An article in today’s Wall Street Journal by Jean Eaglesham, Sarah Krouse and Ben Eisen about the refashioning of CDs (certificates of deposit) contains this human interest story of a widow almost defrauded of part of her inheritance by a bank (or two banks) more interested in collecting fees than servicing a customer.
Mary Bailey, a 79-year-old widow in Arlington, Mass., made a big deposit for her grandchildren at her Citizens Bank branch when a financial adviser there sold her on a newfangled $100,000 certificate of deposit. It would, he said, double her savings in six years, according to a later state enforcement action.
So she was irate when her first statement showed the CD’s value had fallen to $95,712, thanks to upfront fees. “This was not a CD as I know a CD,” Ms. Bailey says.
Traditional certificates of deposit offer better interest rates than normal savings accounts for customers who agree to lock up funds for a period of time. Since the 1960s, they have been among the most popular products retail banks offer. Now Wall Street has re-engineered the most bread-and-butter of investments in a way that leaves many investors with lower returns, and facing losses if they have to cash out early. . .
Ms. Bailey. . . had sold a condo in Maine in 2013, a year after the death of her husband, who she says had handled their finances. She went to a Citizens branch in Arlington, a suburb of Boston, to deposit the money. She says bank employees pressured her not to just park the money in a savings account.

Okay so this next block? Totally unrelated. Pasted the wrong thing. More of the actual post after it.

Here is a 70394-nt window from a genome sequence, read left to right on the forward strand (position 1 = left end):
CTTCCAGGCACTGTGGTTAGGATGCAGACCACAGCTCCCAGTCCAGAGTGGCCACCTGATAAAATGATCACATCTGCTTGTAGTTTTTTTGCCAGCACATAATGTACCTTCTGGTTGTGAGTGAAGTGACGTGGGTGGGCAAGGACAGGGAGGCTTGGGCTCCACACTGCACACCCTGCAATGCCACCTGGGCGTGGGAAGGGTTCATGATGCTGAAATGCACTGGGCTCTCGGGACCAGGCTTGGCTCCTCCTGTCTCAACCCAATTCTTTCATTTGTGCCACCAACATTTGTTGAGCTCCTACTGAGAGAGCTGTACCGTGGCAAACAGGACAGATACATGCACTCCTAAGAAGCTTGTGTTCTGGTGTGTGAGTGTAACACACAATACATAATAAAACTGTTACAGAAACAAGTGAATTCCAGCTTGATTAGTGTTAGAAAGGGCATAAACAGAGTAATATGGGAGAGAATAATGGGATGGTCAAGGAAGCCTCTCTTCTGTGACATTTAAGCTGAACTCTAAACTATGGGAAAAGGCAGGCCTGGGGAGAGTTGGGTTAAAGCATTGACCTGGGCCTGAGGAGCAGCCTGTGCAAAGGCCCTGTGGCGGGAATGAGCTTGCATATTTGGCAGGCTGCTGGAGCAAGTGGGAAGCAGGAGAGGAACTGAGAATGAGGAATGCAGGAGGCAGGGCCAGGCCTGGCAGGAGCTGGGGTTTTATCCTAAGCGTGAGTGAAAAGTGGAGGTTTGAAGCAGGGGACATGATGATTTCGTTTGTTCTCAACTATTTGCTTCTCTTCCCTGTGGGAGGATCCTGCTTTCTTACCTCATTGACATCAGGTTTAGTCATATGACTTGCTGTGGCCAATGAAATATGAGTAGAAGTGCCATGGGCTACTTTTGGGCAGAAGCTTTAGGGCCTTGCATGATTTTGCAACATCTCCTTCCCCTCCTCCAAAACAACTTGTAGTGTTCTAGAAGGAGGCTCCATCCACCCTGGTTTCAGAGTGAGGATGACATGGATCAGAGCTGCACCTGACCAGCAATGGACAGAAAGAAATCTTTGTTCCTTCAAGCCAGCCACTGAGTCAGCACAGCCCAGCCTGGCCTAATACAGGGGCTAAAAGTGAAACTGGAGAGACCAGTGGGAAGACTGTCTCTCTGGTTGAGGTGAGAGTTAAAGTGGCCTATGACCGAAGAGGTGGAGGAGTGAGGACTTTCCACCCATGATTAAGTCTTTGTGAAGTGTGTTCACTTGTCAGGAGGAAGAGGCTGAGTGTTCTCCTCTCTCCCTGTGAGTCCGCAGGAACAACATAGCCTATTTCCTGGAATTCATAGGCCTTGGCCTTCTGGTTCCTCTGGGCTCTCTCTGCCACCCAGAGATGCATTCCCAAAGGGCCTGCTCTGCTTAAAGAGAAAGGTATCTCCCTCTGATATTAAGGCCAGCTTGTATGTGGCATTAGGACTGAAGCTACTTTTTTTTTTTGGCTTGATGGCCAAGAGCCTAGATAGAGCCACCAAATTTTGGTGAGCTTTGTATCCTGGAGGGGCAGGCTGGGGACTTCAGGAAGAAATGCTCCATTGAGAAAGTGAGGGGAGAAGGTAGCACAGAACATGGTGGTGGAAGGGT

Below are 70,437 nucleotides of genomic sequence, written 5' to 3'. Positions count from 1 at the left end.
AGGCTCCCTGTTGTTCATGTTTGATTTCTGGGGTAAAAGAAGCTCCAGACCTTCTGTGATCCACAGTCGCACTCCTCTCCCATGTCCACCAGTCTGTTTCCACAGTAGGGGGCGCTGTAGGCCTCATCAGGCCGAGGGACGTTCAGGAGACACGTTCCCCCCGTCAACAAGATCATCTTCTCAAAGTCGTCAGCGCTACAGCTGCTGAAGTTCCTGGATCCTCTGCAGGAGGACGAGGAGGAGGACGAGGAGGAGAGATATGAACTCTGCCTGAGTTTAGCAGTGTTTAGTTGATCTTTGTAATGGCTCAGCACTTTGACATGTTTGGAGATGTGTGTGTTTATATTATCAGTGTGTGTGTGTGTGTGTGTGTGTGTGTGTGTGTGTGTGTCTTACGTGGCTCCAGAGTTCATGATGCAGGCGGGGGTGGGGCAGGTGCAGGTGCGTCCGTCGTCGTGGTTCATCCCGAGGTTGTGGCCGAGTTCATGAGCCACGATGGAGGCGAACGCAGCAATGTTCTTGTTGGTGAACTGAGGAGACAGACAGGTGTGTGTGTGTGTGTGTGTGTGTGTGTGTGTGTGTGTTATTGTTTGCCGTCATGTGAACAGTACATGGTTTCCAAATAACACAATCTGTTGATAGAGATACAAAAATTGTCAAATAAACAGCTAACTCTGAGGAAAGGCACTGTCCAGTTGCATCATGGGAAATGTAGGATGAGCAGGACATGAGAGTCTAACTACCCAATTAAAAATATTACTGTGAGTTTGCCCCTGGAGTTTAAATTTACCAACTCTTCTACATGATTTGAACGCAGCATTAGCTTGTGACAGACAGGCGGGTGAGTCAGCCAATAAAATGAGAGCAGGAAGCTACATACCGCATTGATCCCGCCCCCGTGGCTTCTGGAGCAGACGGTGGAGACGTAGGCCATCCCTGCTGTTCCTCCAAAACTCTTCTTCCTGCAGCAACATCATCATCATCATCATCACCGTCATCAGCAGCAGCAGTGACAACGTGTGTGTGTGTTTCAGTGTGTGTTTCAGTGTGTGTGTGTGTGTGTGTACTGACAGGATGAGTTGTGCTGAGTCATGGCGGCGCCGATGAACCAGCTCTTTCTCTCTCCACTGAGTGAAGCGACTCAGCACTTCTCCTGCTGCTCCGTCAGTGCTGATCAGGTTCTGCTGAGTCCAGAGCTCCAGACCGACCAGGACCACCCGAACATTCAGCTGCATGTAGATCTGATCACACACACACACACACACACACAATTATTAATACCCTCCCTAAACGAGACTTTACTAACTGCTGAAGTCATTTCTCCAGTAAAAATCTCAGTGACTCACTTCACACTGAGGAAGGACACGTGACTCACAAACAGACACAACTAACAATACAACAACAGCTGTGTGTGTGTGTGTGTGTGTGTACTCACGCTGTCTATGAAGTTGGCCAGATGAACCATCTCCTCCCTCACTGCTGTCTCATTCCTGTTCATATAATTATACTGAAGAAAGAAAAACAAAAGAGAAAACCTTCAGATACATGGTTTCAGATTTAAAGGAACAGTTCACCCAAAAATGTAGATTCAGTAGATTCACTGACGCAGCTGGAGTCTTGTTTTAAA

She says she was directed to Citizens broker Andrew Jurkunas, who steered her to a CD called the GS Momentum Builder Multi-Asset 5 ER Index-Linked Certificate of Deposit Due 2021. It is one of a series of CDs based on a Goldman Sachs-designed index that tracks the performance of up to 14 exchange-traded funds and a cash-like holding. The index aggregates the performance of different combinations of some or all of the underlying funds, relying on a complex formula designed to smooth volatility.
When the CD matures, customers get back their principal, plus a payout that is up to double the return achieved by the Goldman index. That return is reduced by an annual fee and other costs.
Documents related to the CD, including a description of the methodology behind the Goldman index, run to 266 pages and feature calculus, hypothetical backtested data and flowcharts. Ms. Bailey says she didn’t read the documents. [Who can blame her?]
She says she told Mr. Jurkunas she didn’t want to take any risks. She relied on his advice. He jotted a note on a sheet summarizing the Goldman index: “CD 200%,” according to documents reviewed by the Journal.
Mr. Jurkunas hung up when called by the Journal and didn’t respond to subsequent requests for comment.
A spokeswoman for Goldman, which hasn’t been accused of any wrongdoing in relation to the case, said the bank was “not a party in the customer’s complaint or settlement, and had no direct relationship with the investor” and that the product’s risks were “clearly explained” in its documents.
When Ms. Bailey received her first statement showing that the value of her CD had dropped by more than $4,000, she complained to Massachusetts state securities regulators. This January, the office filed civil charges against the bank alleging that Mr. Jurkunas, who wasn’t named or accused of wrongdoing, didn’t adequately disclose the risks of the market-linked CD.
A month later, Citizens agreed to refund Ms. Bailey her full $100,000 deposit, plus interest, as part of a broader settlement in which it didn’t admit wrongdoing.